The good news is, you’ve got the money for a down payment.
That’s not a problem.
What you’re more worried about is keeping your mortgage payments low, so you still have enough cash flow each month to eat out, buy the things you want and cover your annual vacation to St. Croix.
Besides increasing the size of your down payment to lower your monthly mortgage, you can also take out a permanent buydown mortgage, also known as “buying down the rate.”
Buydowns involve “discount points.” These are fees paid to your lender at closing in exchange for a reduced interest rate.
A point is equal to 1 percent of your mortgage amount (or $1,000 for every $100,000). With a lower rate, of course, your monthly mortgage payments will be lower over the life of your loan.
There are three ways to purchase points.
You can buy them yourself, look for a builder to buy them or you can ask the seller of an existing home to purchase them for you.
Let’s look at all three options more closely:
Buying down the loan yourself
This is by far the most common scenario. You are only paying some interest (in the form of discount points) up front to lower your subsequent mortgage payments.
As a rule, the longer you plan to own your home, the more you might benefit from buying points because you would realize more interest savings over the life of your loan.
Let’s say, you want to borrow $200,000 at 5.125 percent. Without figuring for taxes and insurance, your payment would be $1,088.
If you purchase a point for $2,000 (1 percent of $200,000), you would lower your rate a quarter point (.25) to 4.875%, reducing your monthly payment to $1,058, saving you $30 each month.
To recover that $2,000 buydown, you would have to own your home for 65.4 months. To calculate this “break-even” point, you divide $2,000 (your upfront cost) by $30 (your monthly savings). So, if you plan on living in your home for longer than about five and a half years, you’ll come out ahead.
A couple of words of caution: Different lenders will often different buydown rates.
In our example, the lender lowered the rate a quarter of a percent (.25) per the purchase of one discount point.
Some lenders might only reduce the interest rate an eighth of a percent (.125) for the purchase of one discount point.
So, if you’re shopping for discount points, ask each lender what the buydown rate is.
Getting a builder or developer to help
Builders and developers often use the buydown to incentivize and induce buyers to pull the trigger on a new-home purchase.
They offer what is known as a 3-2-1 buydown. This is a twist on the permanent mortgage buy down.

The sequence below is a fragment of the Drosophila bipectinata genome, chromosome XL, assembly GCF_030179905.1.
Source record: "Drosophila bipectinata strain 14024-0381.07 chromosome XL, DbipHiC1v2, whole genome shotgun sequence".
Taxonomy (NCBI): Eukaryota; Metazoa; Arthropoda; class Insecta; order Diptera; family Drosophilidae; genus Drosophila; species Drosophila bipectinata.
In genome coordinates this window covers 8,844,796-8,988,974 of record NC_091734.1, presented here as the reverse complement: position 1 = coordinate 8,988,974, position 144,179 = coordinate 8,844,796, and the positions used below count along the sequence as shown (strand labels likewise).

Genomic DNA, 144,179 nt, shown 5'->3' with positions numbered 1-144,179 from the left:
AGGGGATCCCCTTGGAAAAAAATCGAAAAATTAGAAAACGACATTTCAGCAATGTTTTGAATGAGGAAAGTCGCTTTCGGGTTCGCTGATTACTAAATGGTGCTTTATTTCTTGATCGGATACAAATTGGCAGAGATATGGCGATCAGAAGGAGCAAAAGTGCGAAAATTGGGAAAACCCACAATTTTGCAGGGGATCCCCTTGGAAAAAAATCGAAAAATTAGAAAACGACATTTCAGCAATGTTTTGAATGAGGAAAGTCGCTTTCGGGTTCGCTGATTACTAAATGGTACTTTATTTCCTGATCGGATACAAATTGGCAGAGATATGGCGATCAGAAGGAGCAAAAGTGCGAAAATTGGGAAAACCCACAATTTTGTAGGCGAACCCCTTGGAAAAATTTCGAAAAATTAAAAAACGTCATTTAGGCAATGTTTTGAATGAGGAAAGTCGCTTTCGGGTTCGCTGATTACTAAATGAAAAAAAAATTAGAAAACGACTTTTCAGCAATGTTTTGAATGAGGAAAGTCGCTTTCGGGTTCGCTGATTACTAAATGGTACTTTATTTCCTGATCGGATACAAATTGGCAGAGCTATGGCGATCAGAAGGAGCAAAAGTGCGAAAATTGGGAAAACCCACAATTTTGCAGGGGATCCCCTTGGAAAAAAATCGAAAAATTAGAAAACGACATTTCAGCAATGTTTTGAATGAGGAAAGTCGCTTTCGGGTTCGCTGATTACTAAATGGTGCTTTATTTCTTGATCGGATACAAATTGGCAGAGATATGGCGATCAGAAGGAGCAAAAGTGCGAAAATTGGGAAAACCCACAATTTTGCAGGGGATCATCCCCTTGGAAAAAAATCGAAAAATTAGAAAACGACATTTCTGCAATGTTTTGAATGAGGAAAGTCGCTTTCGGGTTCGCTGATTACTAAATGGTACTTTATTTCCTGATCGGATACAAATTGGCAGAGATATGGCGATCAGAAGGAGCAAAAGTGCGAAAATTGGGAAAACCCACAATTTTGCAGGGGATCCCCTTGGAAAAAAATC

It’s a temporary buydown, meaning the participating builder will reduce your monthly payment, typically on a 30-year-fixed-rate mortgage (principal and interest) by 3 percentage points below the market rate the first year of your loan, two percentage points the second year of your loan and 1 percentage point the third year of your loan.
From the fourth year forward, you will pay your true, unassisted rate.
So, in a 3-2-1, if you took out a $100,000 loan at 7 percent, the builder would knock down your first-year start rate to four percent for a monthly payment of $477.
The second year, your rate would rise to 5 percent ($564) and the third year, it would climb to six percent ($600).
In years four through 30, your monthly payment would be $665.
At five percent, your $100,000 loan would result in monthly $536 payments, but with the 3-2-1 buydown, your monthly payments would be $370 the first year, $422 the second year, and $477 the third or final year of your buydown.
While the borrower’s payments are reduced in the early years in the 3-2-1 buydown, the payments received by the lender are the same as they would have been without the buydown.
The shortfalls from the borrower are offset by withdrawals from an escrow account that the builder has funded.
Asking the home seller for help
Let’s say, the home seller received an offer $50,000 below his asking price might, but is still motivated to sell his house. (This motivation increases in a slowing market.)
Rather than just nixing the deal, the seller could offer the buyer a permanent buydown mortgage.
Why on earth would the seller ever do that? Here’s the logic:
By agreeing to pay a certain amount of money upfront to the buyer’s lender, the seller can reduce the buyer’s monthly payment to a more manageable monthly level.
With the savings, but the buyer could realistically raise his or her offer.
Let’s say, that it costs the seller $1,000 to buy down the loan 1/8th of one percent.
Thus, it would cost the seller, $8,000 to buy down the interest rate a full 1 percent or $16,000 to buy down the buyer’s loan a full 2 percent.
For the buyer, the difference between paying 5 percent and 4 percent over 30 years would result in savings of $21,384.
The difference between paying 5 percent and 3 percent over 30 years would result in savings of $41,479.
So, if the seller agrees to kick in $16,000, the buyer should be able to bring up her offer more than $40,000.
The point is, introducing a buydown strategy can bring two parties closer together or at least within shouting (negotiating) range.
For more help with calculations, use the MyBankTracker mortgage calculator.
Buydowns offer great solutions to help you keep your mortgage payments manageable.
You can undertake this strategy yourself or lean on builders and sellers for their buy-ins to help you reduce your monthly mortgage.
The bottom line is, if you want to buy a house and still have the cash flow to maintain your current lifestyle, you have options.
Peter is a staff writer at MyBankTracker.com who covers banking, personal finance, investing and homeownership.